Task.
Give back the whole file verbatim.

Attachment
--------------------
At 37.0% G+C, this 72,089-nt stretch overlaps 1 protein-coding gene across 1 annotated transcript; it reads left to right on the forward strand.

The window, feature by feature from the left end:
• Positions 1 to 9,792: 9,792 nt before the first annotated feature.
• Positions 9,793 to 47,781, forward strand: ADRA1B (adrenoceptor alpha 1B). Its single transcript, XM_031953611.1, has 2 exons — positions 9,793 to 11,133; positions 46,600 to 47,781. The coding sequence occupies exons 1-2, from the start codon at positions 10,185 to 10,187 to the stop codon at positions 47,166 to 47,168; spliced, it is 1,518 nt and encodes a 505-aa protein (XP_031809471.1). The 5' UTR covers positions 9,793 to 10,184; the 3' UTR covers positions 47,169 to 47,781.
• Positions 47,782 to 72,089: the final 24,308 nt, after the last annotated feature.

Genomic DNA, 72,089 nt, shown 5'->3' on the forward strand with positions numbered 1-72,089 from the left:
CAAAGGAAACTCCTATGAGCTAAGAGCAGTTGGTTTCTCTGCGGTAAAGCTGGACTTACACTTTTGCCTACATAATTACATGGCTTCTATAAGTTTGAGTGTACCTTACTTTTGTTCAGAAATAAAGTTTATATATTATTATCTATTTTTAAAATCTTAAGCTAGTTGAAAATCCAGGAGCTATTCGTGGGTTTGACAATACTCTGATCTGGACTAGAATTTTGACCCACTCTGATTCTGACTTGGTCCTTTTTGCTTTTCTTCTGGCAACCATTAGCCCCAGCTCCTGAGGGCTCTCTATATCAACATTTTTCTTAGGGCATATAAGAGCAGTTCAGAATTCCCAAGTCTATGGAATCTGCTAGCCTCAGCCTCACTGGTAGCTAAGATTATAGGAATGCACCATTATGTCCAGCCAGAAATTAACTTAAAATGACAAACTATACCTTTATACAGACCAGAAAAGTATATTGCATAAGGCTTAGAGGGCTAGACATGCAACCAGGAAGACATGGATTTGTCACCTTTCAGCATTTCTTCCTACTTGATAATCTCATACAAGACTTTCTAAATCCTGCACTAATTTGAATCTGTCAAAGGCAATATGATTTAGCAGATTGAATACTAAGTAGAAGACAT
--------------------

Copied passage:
At 37.0% G+C, this 72,089-nt stretch overlaps 1 protein-coding gene across 1 annotated transcript; it reads left to right on the forward strand.

The window, feature by feature from the left end:
• Positions 1 to 9,792: 9,792 nt before the first annotated feature.
• Positions 9,793 to 47,781, forward strand: ADRA1B (adrenoceptor alpha 1B). Its single transcript, XM_031953611.1, has 2 exons — positions 9,793 to 11,133; positions 46,600 to 47,781. The coding sequence occupies exons 1-2, from the start codon at positions 10,185 to 10,187 to the stop codon at positions 47,166 to 47,168; spliced, it is 1,518 nt and encodes a 505-aa protein (XP_031809471.1). The 5' UTR covers positions 9,793 to 10,184; the 3' UTR covers positions 47,169 to 47,781.
• Positions 47,782 to 72,089: the final 24,308 nt, after the last annotated feature.

Genomic DNA, 72,089 nt, shown 5'->3' on the forward strand with positions numbered 1-72,089 from the left:
CAAAGGAAACTCCTATGAGCTAAGAGCAGTTGGTTTCTCTGCGGTAAAGCTGGACTTACACTTTTGCCTACATAATTACATGGCTTCTATAAGTTTGAGTGTACCTTACTTTTGTTCAGAAATAAAGTTTATATATTATTATCTATTTTTAAAATCTTAAGCTAGTTGAAAATCCAGGAGCTATTCGTGGGTTTGACAATACTCTGATCTGGACTAGAATTTTGACCCACTCTGATTCTGACTTGGTCCTTTTTGCTTTTCTTCTGGCAACCATTAGCCCCAGCTCCTGAGGGCTCTCTATATCAACATTTTTCTTAGGGCATATAAGAGCAGTTCAGAATTCCCAAGTCTATGGAATCTGCTAGCCTCAGCCTCACTGGTAGCTAAGATTATAGGAATGCACCATTATGTCCAGCCAGAAATTAACTTAAAATGACAAACTATACCTTTATACAGACCAGAAAAGTATATTGCATAAGGCTTAGAGGGCTAGACATGCAACCAGGAAGACATGGATTTGTCACCTTTCAGCATTTCTTCCTACTTGATAATCTCATACAAGACTTTCTAAATCCTGCACTAATTTGAATCTGTCAAAGGCAATATGATTTAGCAGATTGAATACTAAGTAGAAGACAT